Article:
Most oil companies are having a tough go of it these days in the court of public opinion. Of course, none of that is affecting their revenues, as the largest oil producers are continuously amongst the biggest earning corporations in the world. But they often face a slew of PR nightmares due to environmental dangers, damaging and sometimes deadly accidents, and public outcry at new drilling practices. Shell Oil specifically has been under siege for the past few months, as a group of online pranksters called @ShellIsPrepared created a social media frenzy that the oil behemoth is still battling.
Back in May a new website popped up on the internet called “Arctic Ready”. It was plastered with Shell Oil branding, and promoted itself as a resource for the public to educate themselves on the realities of Shell’s drilling practices in the North. Visitors were encouraged to use their ad generator to create captions for a series of photos provided by Shell, giving the site a social media component that helped it spread far and wide. The site passed the sniff test, as it clearly resembled the section of Shell’s website focused on their Arctic activities. But the site was actually an elaborate hoax designed and executed by environmental activist organizations the Yes Men and Greenpeace. The fact that it has been revealed as a forgery hasn’t stopped the site from receiving tons of visitors, nor has the site been taken down by Shell Oil.
In June, the Yes Men and Greenpeace, supported by several organizers from the Occupy movement, created an additional viral phenomenon. They posted a video on YouTube of a Shell disaster. The whole event was staged, but that hasn’t stopped visitors from sharing it far and wide on the internet. They’re pulling the entire effort together on Twitter, through an account supposedly launched by Shell’s social media response team. And while the tone is designed to come across as Shell’s PR department working endlessly to remove the fake ads created on the Arctic Ready site, it is actually helping all of those ads spread virally.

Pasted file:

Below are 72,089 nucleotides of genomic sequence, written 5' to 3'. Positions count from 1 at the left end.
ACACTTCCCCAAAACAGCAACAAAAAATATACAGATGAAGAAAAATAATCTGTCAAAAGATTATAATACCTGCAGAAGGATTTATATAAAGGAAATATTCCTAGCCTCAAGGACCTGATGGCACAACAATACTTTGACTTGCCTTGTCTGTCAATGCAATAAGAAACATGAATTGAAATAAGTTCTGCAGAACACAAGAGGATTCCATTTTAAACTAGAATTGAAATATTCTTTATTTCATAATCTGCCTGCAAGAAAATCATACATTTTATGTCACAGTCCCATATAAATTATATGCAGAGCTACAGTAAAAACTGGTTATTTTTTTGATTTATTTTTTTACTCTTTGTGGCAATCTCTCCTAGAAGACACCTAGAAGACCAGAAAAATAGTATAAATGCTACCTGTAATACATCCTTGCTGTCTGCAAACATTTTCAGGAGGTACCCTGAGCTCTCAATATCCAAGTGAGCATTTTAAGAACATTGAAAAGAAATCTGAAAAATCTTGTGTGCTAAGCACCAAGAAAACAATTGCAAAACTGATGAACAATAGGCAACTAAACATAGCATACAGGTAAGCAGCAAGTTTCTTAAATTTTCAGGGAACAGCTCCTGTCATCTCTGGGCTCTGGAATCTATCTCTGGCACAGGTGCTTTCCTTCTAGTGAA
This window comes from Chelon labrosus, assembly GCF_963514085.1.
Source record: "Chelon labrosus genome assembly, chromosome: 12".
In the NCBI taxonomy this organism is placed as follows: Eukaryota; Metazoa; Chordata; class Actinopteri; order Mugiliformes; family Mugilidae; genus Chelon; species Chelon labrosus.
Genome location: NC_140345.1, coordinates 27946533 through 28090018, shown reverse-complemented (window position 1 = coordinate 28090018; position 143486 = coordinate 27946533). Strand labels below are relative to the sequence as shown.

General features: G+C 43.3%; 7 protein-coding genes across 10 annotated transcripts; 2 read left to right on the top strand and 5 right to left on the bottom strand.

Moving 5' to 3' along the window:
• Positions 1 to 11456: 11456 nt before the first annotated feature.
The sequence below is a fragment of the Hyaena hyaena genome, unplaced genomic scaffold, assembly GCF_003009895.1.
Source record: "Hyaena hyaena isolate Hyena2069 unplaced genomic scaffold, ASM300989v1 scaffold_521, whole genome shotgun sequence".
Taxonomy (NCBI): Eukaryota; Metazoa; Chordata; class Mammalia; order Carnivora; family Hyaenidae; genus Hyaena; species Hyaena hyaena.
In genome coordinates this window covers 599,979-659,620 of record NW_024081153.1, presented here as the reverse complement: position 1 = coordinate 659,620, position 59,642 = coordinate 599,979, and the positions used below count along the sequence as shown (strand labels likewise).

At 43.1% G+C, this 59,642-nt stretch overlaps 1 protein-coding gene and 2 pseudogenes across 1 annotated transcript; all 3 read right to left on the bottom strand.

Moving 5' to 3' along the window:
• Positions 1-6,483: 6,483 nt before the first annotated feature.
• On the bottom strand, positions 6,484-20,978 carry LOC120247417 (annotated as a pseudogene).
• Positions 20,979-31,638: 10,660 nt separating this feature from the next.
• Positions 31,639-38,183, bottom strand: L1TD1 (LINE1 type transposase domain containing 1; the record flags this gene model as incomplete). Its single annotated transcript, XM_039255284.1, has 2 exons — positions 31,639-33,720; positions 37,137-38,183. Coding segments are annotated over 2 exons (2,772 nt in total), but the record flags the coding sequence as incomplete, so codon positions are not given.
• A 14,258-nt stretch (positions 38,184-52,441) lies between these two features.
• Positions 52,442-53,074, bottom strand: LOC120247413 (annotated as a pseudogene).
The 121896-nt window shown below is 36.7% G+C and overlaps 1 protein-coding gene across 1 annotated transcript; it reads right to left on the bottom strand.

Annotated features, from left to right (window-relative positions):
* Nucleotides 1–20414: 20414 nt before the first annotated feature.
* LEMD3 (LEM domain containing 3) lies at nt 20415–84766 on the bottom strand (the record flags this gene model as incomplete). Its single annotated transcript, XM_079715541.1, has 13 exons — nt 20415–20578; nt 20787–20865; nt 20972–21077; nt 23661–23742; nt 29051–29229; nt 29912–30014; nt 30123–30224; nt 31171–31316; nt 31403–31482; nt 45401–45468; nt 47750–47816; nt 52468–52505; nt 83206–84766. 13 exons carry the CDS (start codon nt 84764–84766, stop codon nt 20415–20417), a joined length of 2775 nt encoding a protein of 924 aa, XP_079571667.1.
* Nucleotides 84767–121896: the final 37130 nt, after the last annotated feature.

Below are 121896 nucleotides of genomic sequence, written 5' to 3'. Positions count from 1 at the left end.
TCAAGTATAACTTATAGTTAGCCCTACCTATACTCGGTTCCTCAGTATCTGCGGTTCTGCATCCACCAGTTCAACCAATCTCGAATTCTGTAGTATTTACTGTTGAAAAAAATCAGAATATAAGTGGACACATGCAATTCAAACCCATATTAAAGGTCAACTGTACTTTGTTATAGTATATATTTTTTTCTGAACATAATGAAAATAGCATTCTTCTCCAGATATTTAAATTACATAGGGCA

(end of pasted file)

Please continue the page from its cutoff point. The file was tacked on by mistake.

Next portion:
The @ShellIsPrepared Twitter account continues to share the ads, while asking people to stop sharing them. The plot is actually working better than any of the groups could have anticipated. People started retweeting their pleas under the presumption that this was a Shell account, and an example of a hilarious utter PR disaster. Journalists responded mockingly, suggesting Shell’s social media team would soon be looking for work.
The result is the various organizations realizing the true potential of social media. Greenpeace has been battling environmentally damaging corporations for years, but have made little impact while putting their people in physical danger. But the effectiveness of this multi-leveled prank is showing them that the information age is making a whole new level of protest possible. The actual Shell PR department has been slow to contain the situation. They’re probably concerned that people won’t be able to separate their real social media presence from the protesters’ ploy. Instead, they released a lackluster public statement, announcing that they’re basically going to completely ignore it. Some experts feel that Shell has a legitimate legal gripe they could raise, given the trademark law implications, but the laws governing social commentary through art make it a much more complicated situation.